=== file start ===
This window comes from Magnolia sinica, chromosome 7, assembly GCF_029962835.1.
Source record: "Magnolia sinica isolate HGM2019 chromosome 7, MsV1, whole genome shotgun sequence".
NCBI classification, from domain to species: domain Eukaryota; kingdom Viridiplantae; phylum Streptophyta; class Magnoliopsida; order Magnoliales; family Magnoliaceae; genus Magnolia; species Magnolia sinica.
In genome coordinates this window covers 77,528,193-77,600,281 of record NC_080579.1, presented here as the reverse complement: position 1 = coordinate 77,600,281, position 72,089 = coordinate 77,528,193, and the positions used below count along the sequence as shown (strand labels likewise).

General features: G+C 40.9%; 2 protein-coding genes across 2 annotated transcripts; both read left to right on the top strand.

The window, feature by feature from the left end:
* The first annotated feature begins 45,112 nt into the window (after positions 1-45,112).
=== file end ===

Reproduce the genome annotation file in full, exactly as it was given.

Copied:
This window comes from Magnolia sinica, chromosome 7, assembly GCF_029962835.1.
Source record: "Magnolia sinica isolate HGM2019 chromosome 7, MsV1, whole genome shotgun sequence".
NCBI classification, from domain to species: domain Eukaryota; kingdom Viridiplantae; phylum Streptophyta; class Magnoliopsida; order Magnoliales; family Magnoliaceae; genus Magnolia; species Magnolia sinica.
In genome coordinates this window covers 77,528,193-77,600,281 of record NC_080579.1, presented here as the reverse complement: position 1 = coordinate 77,600,281, position 72,089 = coordinate 77,528,193, and the positions used below count along the sequence as shown (strand labels likewise).

General features: G+C 40.9%; 2 protein-coding genes across 2 annotated transcripts; both read left to right on the top strand.

The window, feature by feature from the left end:
* The first annotated feature begins 45,112 nt into the window (after positions 1-45,112).